Storm Izzy sweeps thru Macon Sunday

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Snow combined with freezing temperatures caused several downed trees across the county with some falling on power lines causing power outages. Duke Energy reported 4000 homes without power on Sunday night and Haywood Electric which serves the Otto and Scaly communities reported 1,000 outages. Photo by Vickie Carpenter

Teresa S. Tabor – Editor

The Southeast and the mid-Atlantic region braced for a winter storm last Saturday with reports of possible snow accumulation ranging from a couple of inches in the valleys to up to 20 inches in the higher elevations. Forecasters were also ambivalent about when and where the snow would begin to fall. 

In light of the possibility of a potential storm, Macon County declared a state of emergency in order to be in position for federal help should the storm prove to be destructive in its intensity. Highlands Mayor Pat Taylor also declared a state of emergency for the Town of Highlands.

With all eyes on the weather, the state of North Carolina was preparing for the worst. NCDOT crews and contractors used hundreds of trucks Thursday and Friday to apply brine to roads from the mountains to the coast in advance of the winter storm. Brine, a cost-efficient mixture of salt and water, lowers the freezing temperatures on pavement and helps prevent ice from forming on roads, according to a release from the NCDOT. After pre-treating the roads, crews then prepared the plowing equipment to clear the roads of snow and ice for post-storm responses. Other crews prepared chainsaws and other tools that would remove any downed trees. 

N.C. Governor Roy Cooper signed a state of emergency on Thursday to activate state resources to respond to the storm and to allow for the possibility of federal reimbursement. He also activated about 200 National Guard personnel to be located in western and central counties to help with transportation-related issues. The Guard made use of utility vehicles, trucks and 4-wheel drive ambulances that could move through the snow.  National Guard and DOT teams also staged at winter trouble spots on interstates to help keep traffic moving.

Utility companies prepared for significant power outages by bringing in extra crews, including many from other states.

Macon County Emergency Services Director Warren Cabe kept the public abreast of storm developments sending out statements regarding power outages and road conditions. According to a statement issued Sunday morning, the average snowfall totals ranged from 5 to 8 inches with reports of trees and utility lines in roadways with trees leaning “precariously” over the travel lanes. He admonished drivers to use extreme caution or better yet, not to travel at all.

Duke Energy reported almost 2,200 power outages on Sunday morning and Haywood Electric reported almost 1,000 outages mostly in the Otto and Scaly Mountain areas. By nightfall, Duke was reporting 4,000 outages.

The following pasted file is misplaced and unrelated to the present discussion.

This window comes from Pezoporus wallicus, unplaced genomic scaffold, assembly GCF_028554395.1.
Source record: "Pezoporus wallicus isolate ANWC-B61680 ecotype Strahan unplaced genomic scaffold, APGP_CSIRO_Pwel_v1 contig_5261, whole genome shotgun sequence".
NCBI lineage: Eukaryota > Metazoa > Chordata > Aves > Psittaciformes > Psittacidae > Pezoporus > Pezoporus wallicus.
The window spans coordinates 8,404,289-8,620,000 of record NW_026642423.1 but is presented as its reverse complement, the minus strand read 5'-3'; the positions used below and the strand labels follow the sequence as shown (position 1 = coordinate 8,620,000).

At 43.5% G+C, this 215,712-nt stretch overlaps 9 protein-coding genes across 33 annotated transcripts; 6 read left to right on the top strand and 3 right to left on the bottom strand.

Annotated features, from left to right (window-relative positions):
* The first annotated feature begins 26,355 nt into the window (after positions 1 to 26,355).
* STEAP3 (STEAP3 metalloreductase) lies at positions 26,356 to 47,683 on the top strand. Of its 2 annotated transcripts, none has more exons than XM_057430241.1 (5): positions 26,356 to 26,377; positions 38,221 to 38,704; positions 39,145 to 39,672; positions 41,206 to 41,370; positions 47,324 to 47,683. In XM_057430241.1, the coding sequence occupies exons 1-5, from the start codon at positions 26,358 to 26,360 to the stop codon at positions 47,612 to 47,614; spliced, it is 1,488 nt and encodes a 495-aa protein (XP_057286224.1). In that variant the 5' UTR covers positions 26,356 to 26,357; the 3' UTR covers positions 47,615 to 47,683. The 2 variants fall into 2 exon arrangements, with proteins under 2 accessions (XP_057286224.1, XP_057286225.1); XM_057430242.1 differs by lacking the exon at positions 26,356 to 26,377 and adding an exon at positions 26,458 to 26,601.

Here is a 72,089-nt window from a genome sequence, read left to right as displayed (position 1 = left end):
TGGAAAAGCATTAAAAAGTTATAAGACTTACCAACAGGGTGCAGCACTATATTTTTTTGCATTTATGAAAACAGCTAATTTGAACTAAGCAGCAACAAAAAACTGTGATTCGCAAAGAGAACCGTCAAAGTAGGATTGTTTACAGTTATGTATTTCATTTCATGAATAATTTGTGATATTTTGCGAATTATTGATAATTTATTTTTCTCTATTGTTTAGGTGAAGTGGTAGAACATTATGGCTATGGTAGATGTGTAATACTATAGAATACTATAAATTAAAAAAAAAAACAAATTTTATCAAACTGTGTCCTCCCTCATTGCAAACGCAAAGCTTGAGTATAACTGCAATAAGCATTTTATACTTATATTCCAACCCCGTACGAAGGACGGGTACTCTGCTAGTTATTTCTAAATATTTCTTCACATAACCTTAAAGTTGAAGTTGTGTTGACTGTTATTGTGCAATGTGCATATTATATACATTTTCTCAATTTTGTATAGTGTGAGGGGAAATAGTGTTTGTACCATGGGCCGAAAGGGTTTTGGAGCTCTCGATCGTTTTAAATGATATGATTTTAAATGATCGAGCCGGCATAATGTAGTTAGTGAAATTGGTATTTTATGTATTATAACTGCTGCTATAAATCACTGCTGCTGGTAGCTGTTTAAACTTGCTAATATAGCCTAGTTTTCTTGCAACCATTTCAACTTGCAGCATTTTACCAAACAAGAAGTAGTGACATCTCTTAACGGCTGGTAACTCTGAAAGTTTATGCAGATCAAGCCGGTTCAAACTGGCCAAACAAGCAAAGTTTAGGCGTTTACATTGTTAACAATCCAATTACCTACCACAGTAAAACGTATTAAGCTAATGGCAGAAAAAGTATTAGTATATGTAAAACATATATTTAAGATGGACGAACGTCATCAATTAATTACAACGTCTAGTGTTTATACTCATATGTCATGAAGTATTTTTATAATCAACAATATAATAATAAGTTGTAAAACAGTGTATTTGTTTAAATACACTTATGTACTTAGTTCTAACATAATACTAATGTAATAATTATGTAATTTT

By Monday, Duke was still reporting around 1,989 outages, and Haywood was down to 14 outages. 

With snow continuing to fall throughout the night on Sunday, following a pause Sunday afternoon, the new snowfall combined to  create slick conditions on Monday.

More than 2,000 N.C. Department of Transportation crews and contractors with more than 1,800 trucks and other motorized equipment worked around the clock worked on Sunday to get roads clear across the state. Crews targeted interstates and major highways first and then will transition to primary and secondary roads. In Western North Carolina, crews worked overnight and are continuing to plow snow-covered roads. 

NCDOT’s de-icing operations staff were busy overnight Sunday through Monday, using more than 5,800 tons of salt and 550 tons of a salt/sand mixture. Those numbers are likely to continue to increase.

Macon County schools were closed on Monday due to the Martin Luther King Jr. holiday, but roads were too treacherous to allow buses to run on Tuesday and Wednesday making both days official snow days instead of remote learning days.

In the likelihood that Western North Carolina may experience more wintry weather in the coming days, North Carolina Emergency Management officials recommend these tips to prepare for winter weather:

• Always keep at least a three-day supply of nonperishable food and a supply of medication in your home.

• Keep cell phones and mobile devices charged in case of power outages.

• Keep fresh batteries on hand for weather radios and flashlights.

• Dress warmly. Wear multiple layers of thin clothing instead of a single layer of thick clothing.

• Properly vent kerosene heaters and ensure generators are operated outside and away from open windows or doors to prevent carbon monoxide poisoning. Never burn charcoal indoors or use a gas grill indoors.

• Use a National Oceanic and Atmospheric Administration weather radio or a weather alert app on your phone to receive emergency weather alerts.

• Store an emergency kit in your vehicle. Include scraper, jumper cables, tow chain, sand/salt, blankets, flashlight, first-aid kit and road map.

• Make an emergency supplies kit for your pet and include medical records, leash and feeding supplies, enough food and for several days and pet travel carrier.

• Do not leave pets outside for long periods of time during freezing weather.

Branch on Hickory Knoll Rd. photo by Vickie Carpenter
Clarks Chapel welcomes snow photo by Vickie Carpenter
Hickory Knoll United Methodist Church photo by Vickie Carpenter
Old Carpenter barn Hickory Knoll Rd. photo by Vickie Carpenter
Creek on Tessentee Rd. photo by Vickie Carpenter

 

 

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